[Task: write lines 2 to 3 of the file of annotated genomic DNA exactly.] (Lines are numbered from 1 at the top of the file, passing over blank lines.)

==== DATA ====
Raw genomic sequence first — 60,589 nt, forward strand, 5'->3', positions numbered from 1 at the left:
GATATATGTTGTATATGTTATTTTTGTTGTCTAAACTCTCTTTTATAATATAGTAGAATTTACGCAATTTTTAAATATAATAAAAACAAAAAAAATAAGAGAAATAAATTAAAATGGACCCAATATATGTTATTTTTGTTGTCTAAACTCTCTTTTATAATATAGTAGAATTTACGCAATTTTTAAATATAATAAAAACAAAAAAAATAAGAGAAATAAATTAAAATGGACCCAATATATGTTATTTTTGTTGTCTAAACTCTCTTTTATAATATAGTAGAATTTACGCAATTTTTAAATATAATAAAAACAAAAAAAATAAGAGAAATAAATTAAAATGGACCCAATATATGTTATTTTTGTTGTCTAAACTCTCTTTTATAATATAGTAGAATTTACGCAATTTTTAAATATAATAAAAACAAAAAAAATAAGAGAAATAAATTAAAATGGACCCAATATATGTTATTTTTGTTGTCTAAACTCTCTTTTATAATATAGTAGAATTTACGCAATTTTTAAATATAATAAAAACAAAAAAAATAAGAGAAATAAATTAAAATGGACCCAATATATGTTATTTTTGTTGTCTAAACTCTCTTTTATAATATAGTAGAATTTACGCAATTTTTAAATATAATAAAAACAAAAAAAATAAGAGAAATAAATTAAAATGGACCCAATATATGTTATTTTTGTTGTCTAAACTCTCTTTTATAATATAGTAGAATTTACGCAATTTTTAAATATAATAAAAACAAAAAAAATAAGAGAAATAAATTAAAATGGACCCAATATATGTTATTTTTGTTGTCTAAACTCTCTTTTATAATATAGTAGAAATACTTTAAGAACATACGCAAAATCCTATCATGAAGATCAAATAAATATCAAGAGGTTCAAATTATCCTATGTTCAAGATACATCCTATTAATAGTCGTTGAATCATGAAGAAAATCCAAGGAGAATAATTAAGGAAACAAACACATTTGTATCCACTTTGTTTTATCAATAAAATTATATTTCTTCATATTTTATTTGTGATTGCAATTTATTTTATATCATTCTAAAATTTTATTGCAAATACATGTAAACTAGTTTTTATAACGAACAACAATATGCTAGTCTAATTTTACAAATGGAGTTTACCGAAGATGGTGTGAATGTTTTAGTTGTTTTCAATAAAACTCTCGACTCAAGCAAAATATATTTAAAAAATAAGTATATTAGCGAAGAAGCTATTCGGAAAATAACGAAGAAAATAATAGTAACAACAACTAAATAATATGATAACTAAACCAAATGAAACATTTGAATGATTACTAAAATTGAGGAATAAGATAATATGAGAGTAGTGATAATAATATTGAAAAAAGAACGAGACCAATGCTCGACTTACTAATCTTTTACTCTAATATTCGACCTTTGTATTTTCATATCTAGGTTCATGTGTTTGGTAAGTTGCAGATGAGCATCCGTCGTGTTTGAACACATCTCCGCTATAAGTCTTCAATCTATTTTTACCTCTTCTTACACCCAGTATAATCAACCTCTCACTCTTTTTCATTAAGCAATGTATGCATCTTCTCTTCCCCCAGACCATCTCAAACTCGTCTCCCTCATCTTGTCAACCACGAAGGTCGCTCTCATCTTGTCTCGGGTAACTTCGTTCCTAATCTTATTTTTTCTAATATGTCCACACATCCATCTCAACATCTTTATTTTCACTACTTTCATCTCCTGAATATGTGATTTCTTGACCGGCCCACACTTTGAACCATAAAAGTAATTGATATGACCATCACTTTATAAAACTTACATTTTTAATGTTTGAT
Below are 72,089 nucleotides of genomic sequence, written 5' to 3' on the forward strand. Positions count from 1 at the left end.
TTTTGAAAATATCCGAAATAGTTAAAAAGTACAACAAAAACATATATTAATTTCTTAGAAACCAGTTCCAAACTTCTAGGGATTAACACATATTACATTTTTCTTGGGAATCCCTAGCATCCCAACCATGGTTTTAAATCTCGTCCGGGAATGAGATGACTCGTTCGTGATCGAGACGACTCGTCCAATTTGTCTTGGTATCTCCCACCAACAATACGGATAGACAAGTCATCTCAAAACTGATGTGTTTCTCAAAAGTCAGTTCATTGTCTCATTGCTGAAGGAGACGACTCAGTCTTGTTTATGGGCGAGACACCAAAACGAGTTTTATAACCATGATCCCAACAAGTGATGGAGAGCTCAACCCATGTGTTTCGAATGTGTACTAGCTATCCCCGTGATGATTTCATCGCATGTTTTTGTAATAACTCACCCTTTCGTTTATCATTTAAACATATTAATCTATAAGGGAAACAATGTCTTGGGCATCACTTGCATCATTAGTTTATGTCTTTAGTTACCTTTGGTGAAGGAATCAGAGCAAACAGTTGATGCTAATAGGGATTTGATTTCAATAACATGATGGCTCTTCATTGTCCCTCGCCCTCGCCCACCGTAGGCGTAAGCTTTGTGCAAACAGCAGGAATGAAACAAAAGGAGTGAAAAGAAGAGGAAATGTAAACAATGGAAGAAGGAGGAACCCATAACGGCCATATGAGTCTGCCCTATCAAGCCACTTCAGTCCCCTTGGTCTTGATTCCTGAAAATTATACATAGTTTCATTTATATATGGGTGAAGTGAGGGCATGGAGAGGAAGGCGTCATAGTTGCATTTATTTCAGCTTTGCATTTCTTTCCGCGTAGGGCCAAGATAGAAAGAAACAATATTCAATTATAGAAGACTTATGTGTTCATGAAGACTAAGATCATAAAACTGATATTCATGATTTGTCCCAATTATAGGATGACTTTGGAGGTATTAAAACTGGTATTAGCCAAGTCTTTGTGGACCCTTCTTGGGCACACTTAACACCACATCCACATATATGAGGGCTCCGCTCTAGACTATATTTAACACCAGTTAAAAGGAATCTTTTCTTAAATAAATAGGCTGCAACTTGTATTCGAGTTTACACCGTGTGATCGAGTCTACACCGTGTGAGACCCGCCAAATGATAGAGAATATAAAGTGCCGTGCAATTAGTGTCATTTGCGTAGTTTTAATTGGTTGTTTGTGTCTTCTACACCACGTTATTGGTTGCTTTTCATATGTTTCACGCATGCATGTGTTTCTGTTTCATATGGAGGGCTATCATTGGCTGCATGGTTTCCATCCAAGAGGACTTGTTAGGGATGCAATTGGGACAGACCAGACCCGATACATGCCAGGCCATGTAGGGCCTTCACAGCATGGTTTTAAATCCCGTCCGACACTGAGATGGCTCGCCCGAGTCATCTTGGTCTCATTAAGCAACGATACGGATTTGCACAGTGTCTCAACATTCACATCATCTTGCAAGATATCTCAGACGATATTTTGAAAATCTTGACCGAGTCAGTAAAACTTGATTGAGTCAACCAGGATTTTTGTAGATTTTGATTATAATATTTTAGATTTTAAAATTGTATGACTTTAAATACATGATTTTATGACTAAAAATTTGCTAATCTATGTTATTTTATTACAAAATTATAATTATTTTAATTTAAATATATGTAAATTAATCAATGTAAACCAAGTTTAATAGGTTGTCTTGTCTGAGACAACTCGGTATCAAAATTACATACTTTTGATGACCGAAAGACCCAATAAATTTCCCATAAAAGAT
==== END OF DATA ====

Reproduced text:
GATATATGTTGTATATGTTATTTTTGTTGTCTAAACTCTCTTTTATAATATAGTAGAATTTACGCAATTTTTAAATATAATAAAAACAAAAAAAATAAGAGAAATAAATTAAAATGGACCCAATATATGTTATTTTTGTTGTCTAAACTCTCTTTTATAATATAGTAGAATTTACGCAATTTTTAAATATAATAAAAACAAAAAAAATAAGAGAAATAAATTAAAATGGACCCAATATATGTTATTTTTGTTGTCTAAACTCTCTTTTATAATATAGTAGAATTTACGCAATTTTTAAATATAATAAAAACAAAAAAAATAAGAGAAATAAATTAAAATGGACCCAATATATGTTATTTTTGTTGTCTAAACTCTCTTTTATAATATAGTAGAATTTACGCAATTTTTAAATATAATAAAAACAAAAAAAATAAGAGAAATAAATTAAAATGGACCCAATATATGTTATTTTTGTTGTCTAAACTCTCTTTTATAATATAGTAGAATTTACGCAATTTTTAAATATAATAAAAACAAAAAAAATAAGAGAAATAAATTAAAATGGACCCAATATATGTTATTTTTGTTGTCTAAACTCTCTTTTATAATATAGTAGAATTTACGCAATTTTTAAATATAATAAAAACAAAAAAAATAAGAGAAATAAATTAAAATGGACCCAATATATGTTATTTTTGTTGTCTAAACTCTCTTTTATAATATAGTAGAATTTACGCAATTTTTAAATATAATAAAAACAAAAAAAATAAGAGAAATAAATTAAAATGGACCCAATATATGTTATTTTTGTTGTCTAAACTCTCTTTTATAATATAGTAGAAATACTTTAAGAACATACGCAAAATCCTATCATGAAGATCAAATAAATATCAAGAGGTTCAAATTATCCTATGTTCAAGATACATCCTATTAATAGTCGTTGAATCATGAAGAAAATCCAAGGAGAATAATTAAGGAAACAAACACATTTGTATCCACTTTGTTTTATCAATAAAATTATATTTCTTCATATTTTATTTGTGATTGCAATTTATTTTATATCATTCTAAAATTTTATTGCAAATACATGTAAACTAGTTTTTATAACGAACAACAATATGCTAGTCTAATTTTACAAATGGAGTTTACCGAAGATGGTGTGAATGTTTTAGTTGTTTTCAATAAAACTCTCGACTCAAGCAAAATATATTTAAAAAATAAGTATATTAGCGAAGAAGCTATTCGGAAAATAACGAAGAAAATAATAGTAACAACAACTAAATAATATGATAACTAAACCAAATGAAACATTTGAATGATTACTAAAATTGAGGAATAAGATAATATGAGAGTAGTGATAATAATATTGAAAAAAGAACGAGACCAATGCTCGACTTACTAATCTTTTACTCTAATATTCGACCTTTGTATTTTCATATCTAGGTTCATGTGTTTGGTAAGTTGCAGATGAGCATCCGTCGTGTTTGAACACATCTCCGCTATAAGTCTTCAATCTATTTTTACCTCTTCTTACACCCAGTATAATCAACCTCTCACTCTTTTTCATTAAGCAATGTATGCATCTTCTCTTCCCCCAGACCATCTCAAACTCGTCTCCCTCATCTTGTCAACCACGAAGGTCGCTCTCATCTTGTCTCGGGTAACTTCGTTCCTAATCTTATTTTTTCTAATATGTCCACACATCCATCTCAACATCTTTATTTTCACTACTTTCATCTCCTGAATATGTGATTTCTTGACCGGCCCACACTTTGAACCATAAAAGTAATTGATATGACCATCACTTTATAAAACTTACATTTTTAATGTTTGAT
Below are 72,089 nucleotides of genomic sequence, written 5' to 3' on the forward strand. Positions count from 1 at the left end.